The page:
Since at least November 2019, the Eastern Mediterranean has become increasingly militarised. With the signing of the two MOUs between Turkey and the Tripoli-based Government of National Accord in Libya, tensions have risen on both political and military fronts where multilateral schemes by some littoral states meant to counter Turkey’s coercive diplomacy and tactics in the region with the inclusion of several extra-regional stakeholders, including states from the Gulf region. As these tensions are, partly, a consequence of the systemic change currently underway where multilateralism is under threat from the emerging poly-centric world, the European Union’s inability to move forward on the Strategic Autonomy front makes it particularly vulnerable in the Eastern Mediterranean as it finds itself unable to protect the interests of its two member states in the region – namely Greece and Cyprus – and to project its normative framework with its neighbours, in particular Turkey. Consequently, the Union’s effectiveness and leverage in advancing its interests are weakened as it fails to project itself strategically and may find itself marginalised and faced with faits accomplis with regard to the Cyprus conundrum, for example, that will further reduce its influence and lead into an existentialist spiral to both its detriment and that of its member s tates, in the region as well as across its neighbourhoods.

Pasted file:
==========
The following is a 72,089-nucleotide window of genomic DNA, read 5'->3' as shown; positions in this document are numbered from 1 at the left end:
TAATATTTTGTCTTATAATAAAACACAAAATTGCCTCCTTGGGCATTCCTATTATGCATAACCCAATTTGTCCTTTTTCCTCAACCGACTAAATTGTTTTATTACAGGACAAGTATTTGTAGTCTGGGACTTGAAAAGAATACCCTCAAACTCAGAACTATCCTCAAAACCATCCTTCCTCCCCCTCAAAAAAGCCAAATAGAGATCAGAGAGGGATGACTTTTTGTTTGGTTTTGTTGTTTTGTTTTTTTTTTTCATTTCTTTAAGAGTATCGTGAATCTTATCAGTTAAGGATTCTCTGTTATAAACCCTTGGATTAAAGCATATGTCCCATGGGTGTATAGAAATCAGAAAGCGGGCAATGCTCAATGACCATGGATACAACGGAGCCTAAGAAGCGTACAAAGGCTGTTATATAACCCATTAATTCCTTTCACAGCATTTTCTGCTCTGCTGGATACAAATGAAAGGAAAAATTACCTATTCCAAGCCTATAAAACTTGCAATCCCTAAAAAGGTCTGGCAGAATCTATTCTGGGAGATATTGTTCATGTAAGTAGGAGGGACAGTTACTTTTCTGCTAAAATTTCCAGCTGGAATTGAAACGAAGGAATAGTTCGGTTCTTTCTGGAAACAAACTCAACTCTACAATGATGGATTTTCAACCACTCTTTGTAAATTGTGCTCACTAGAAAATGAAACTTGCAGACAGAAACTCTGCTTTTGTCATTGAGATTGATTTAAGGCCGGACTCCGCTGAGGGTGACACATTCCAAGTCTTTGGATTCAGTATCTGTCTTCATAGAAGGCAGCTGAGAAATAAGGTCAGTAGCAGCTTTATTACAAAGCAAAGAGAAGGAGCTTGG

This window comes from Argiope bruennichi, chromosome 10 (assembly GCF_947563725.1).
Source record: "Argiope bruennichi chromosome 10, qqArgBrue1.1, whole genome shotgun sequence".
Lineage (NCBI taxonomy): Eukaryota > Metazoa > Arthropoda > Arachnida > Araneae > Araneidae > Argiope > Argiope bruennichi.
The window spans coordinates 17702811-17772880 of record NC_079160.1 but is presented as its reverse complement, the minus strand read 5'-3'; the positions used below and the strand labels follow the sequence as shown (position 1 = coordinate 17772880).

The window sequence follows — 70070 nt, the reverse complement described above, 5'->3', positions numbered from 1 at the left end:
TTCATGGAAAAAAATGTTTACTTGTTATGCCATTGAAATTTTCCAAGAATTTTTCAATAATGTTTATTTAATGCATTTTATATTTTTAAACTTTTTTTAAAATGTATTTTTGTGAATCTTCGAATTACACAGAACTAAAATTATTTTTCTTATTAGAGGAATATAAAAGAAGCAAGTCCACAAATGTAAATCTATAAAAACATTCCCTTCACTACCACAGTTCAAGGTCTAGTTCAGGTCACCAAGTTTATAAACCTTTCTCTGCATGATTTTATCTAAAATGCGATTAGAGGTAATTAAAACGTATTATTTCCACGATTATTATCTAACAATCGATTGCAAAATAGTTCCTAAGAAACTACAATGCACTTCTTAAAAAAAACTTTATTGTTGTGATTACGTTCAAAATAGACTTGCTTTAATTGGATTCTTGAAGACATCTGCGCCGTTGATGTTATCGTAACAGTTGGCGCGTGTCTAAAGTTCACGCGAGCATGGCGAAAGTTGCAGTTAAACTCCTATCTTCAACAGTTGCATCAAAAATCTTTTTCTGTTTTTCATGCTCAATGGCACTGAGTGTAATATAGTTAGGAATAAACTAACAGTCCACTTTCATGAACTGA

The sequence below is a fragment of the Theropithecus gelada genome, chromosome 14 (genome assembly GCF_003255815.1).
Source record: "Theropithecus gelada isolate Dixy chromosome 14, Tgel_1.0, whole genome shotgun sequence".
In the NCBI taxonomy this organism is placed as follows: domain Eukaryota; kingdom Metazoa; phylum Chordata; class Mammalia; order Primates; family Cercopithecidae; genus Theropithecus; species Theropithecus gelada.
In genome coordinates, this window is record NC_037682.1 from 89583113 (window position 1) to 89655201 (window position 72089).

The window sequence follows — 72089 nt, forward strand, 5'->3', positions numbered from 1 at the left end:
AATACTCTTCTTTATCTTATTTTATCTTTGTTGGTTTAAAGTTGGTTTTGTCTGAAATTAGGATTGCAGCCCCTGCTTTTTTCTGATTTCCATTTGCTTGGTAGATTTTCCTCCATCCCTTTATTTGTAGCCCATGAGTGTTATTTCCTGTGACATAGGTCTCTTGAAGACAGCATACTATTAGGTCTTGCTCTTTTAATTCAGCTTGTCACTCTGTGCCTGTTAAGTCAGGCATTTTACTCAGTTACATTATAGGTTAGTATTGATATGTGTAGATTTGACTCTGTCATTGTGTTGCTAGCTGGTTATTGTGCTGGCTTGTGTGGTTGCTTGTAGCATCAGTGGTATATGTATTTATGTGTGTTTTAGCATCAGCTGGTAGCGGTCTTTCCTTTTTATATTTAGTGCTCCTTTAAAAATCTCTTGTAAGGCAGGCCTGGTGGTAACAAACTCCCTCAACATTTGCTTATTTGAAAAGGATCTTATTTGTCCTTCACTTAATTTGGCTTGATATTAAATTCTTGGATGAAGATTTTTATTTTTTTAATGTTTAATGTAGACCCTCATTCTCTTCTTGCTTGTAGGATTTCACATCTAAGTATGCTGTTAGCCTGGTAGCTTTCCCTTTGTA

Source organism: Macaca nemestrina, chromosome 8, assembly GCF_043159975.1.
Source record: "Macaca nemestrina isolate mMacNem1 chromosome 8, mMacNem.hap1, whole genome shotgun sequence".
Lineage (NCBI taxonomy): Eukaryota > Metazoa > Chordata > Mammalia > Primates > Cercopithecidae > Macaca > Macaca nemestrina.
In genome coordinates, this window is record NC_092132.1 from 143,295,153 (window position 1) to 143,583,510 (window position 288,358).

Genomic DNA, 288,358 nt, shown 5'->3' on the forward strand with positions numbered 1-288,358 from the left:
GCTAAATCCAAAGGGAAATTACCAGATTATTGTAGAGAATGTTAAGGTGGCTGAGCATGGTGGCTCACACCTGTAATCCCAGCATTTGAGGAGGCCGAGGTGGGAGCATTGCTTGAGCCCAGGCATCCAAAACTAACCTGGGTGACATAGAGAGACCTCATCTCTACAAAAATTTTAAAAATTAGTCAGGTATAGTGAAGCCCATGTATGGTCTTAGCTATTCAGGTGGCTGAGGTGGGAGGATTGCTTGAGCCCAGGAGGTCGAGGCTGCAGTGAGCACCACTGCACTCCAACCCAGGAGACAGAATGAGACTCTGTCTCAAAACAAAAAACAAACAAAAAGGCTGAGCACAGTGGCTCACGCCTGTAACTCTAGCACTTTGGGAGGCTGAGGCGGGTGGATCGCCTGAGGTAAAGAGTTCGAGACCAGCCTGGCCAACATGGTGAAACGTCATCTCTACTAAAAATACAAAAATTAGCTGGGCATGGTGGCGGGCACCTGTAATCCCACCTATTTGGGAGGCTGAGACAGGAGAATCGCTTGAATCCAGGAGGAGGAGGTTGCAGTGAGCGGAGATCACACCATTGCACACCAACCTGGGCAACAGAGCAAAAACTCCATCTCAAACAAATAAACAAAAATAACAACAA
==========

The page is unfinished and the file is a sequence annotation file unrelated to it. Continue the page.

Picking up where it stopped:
The East-Med conflicts pose direct short-term risks to Europe and the EU, but the indirect long-term risks might be more fatal. Threat of military confrontation with an EU member state, uncontrolled migration waves and terrorism are interconnected but controllable under the existing mechanisms. The NATO-facilitated negotiations between Turkey and Greece on deconfliction seem to be welcomed by all parties; the renegotiation of a new migration deal with Turkey should help improve managing the migration file; and advances toward a political solution in Libya as foreign fighters return to their origins should reduce the risks of terrorists finding their way to Europe. The long-term risk, however, is the weakening of the EU’s internal cohesion. The issues at stake in the East-Med (i.e., legal, energy and security/geopolitical) are diverse and overlapping, setting the foundation for different threat perceptions, hence variant positions for each EU member state. Three elements of a long-term response strategy could be proposed to maintain EU unity: prioritise the issues to build internal consensus, engage strategically to deconflict and de-militarise the conflict, and collaborate with others for deterrence and to create neutral spaces for mediation/dialogue.